“Thank goodness for that!” said Edie, “Well, I hope that’s taught you a lesson, Len.”
“It’s certainly taught me not to waste my expertise on ungrateful people like you lot!”
“No, I meant I hope it’s taught you to forget the idea you can learn something complicated like sailing from an app on your phone.”
“The trouble with you old folk is you’ve been left behind in the Technological Revolution. You’re all dinosaurs! But some of us have vision. Some of us are tech savvy!”
“So, you’re going to carry on sailing with your app, are you?”
“No, as it happens,” said Len, “I’m not sure sailing’s really my thing. I realised that when I went under for the third time. It suddenly came to me. I’ve got a new hobby. And I’ve got a new app.”
“Tiddly-winks?” asked Edie.
“I think it’s the CR app,” said Rex.
“Oh, very funny!” said Len.
“Actually, Rex, that was quite funny,” said Dora.
Rex beamed and shuffled closer to her.
“It’s app-solutely fapp-ulous!” said Rex.
“What an app-alling joke!” said Dora.
“But you have to app-reciate it!” said Rex.
“Oh, ignore them,” said Myrtle, “what is your new app?”
“It’s called ‘Going Deeper’,” said Len.
“What’s it for?”
“It’s going to train me to be a deep-sea diver…”
About the author:
Dawn’s third book ‘Extraordinary’ was published by Chapeltown in October 2017. She has had three other books published as well as stories in various anthologies, including horror and speculative fiction, as well as romances in women's magazines. Dawn has written a play to commemorate World War One, which has been performed in England, Germany and France. www.dawnknox.com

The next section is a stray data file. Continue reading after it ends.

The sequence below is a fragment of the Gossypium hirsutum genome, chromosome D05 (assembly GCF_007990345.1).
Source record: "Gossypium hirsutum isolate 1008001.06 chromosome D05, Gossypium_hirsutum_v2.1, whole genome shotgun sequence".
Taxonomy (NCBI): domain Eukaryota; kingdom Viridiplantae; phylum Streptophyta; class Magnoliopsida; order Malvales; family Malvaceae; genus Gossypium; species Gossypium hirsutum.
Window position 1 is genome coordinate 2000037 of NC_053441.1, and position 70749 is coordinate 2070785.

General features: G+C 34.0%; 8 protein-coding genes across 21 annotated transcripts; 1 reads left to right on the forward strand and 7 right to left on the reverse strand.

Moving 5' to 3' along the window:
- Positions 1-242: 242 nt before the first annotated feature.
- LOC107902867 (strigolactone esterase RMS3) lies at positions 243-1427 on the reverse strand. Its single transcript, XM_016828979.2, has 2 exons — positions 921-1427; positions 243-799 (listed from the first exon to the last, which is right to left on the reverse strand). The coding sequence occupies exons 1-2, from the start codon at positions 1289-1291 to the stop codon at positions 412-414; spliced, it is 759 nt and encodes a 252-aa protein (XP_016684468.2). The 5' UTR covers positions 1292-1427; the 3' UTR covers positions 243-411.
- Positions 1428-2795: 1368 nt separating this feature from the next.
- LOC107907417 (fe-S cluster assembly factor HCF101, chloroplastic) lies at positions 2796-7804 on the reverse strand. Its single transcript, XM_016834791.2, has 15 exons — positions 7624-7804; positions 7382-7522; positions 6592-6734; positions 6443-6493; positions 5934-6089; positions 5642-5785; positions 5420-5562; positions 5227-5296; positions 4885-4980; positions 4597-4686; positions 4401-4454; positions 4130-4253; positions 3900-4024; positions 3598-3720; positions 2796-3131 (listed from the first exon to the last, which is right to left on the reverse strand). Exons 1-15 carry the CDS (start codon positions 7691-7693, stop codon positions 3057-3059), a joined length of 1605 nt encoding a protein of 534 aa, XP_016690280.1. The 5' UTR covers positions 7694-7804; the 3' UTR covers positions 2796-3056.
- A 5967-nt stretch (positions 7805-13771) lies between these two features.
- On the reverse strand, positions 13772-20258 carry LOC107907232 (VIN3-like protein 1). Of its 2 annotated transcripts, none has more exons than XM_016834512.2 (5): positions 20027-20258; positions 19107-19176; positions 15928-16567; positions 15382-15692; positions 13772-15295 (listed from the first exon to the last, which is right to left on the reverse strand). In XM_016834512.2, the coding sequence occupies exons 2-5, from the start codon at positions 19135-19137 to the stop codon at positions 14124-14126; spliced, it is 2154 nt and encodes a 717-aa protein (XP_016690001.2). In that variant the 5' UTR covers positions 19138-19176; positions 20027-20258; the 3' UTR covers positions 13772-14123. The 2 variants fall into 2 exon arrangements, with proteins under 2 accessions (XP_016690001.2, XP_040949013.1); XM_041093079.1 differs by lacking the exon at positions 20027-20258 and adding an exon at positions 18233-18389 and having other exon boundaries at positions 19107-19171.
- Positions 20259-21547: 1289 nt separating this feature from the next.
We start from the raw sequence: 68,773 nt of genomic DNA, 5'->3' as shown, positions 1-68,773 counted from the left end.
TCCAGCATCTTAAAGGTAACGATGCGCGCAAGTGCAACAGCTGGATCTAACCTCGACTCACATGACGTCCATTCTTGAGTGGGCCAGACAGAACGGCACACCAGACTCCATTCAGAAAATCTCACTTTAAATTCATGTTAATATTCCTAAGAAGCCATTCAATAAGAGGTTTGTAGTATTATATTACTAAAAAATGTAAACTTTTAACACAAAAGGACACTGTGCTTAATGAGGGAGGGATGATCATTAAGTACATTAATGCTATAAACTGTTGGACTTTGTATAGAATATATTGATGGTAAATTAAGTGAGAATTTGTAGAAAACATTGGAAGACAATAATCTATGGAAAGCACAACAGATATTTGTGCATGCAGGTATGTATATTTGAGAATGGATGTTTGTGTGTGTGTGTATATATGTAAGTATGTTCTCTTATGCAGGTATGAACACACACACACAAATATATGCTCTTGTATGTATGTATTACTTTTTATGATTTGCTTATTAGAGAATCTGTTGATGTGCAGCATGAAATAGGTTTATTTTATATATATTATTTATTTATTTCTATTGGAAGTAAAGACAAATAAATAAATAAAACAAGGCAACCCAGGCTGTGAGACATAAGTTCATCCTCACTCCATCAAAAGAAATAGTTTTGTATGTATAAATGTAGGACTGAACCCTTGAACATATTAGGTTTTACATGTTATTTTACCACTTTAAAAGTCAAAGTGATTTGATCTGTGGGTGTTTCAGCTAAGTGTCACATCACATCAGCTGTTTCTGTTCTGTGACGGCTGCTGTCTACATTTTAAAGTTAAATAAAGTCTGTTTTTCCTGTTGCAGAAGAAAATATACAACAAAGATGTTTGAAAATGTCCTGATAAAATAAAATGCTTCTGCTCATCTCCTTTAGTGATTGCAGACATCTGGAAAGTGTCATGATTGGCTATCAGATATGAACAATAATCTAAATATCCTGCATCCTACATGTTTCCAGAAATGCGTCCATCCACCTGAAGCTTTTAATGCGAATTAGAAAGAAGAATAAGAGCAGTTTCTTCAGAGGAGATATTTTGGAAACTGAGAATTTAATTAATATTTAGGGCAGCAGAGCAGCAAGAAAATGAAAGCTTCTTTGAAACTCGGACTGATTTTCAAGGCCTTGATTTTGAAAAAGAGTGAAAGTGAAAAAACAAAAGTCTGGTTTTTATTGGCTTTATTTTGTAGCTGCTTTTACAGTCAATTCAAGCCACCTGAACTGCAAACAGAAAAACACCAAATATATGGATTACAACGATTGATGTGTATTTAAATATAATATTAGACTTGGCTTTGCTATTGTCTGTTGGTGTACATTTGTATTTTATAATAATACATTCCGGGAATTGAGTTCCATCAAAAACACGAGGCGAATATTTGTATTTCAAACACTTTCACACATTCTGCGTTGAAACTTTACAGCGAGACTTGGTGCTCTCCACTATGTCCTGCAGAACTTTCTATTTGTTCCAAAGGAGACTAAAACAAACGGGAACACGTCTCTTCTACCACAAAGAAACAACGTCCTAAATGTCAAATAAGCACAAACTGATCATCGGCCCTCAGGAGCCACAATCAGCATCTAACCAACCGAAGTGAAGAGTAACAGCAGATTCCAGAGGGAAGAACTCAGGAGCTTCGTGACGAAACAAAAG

Links to previous stories in the series:
1) A Question of Timing: https://cafelitcreativecafe.blogspot.com/2017/09/a-question-of-timing.html
2) In MaryWorld: https://cafelitcreativecafe.blogspot.com/2017/09/in-maryworld.html
3) Knit and Natter: https://cafelitcreativecafe.blogspot.com/2017/11/knit-and-natter.html
5) Sydney Jugg’s Book of Grievances: https://cafelitcreativecafe.blogspot.com/2018/04/sydney-juggs-book-of-grievances.html
6) Is there Anybody There?: https://cafelitcreativecafe.blogspot.com/2018/04/is-there-anybody-there.html
7) Going Freelance: https://cafelitcreativecafe.blogspot.com/2018/05/going-freelance.html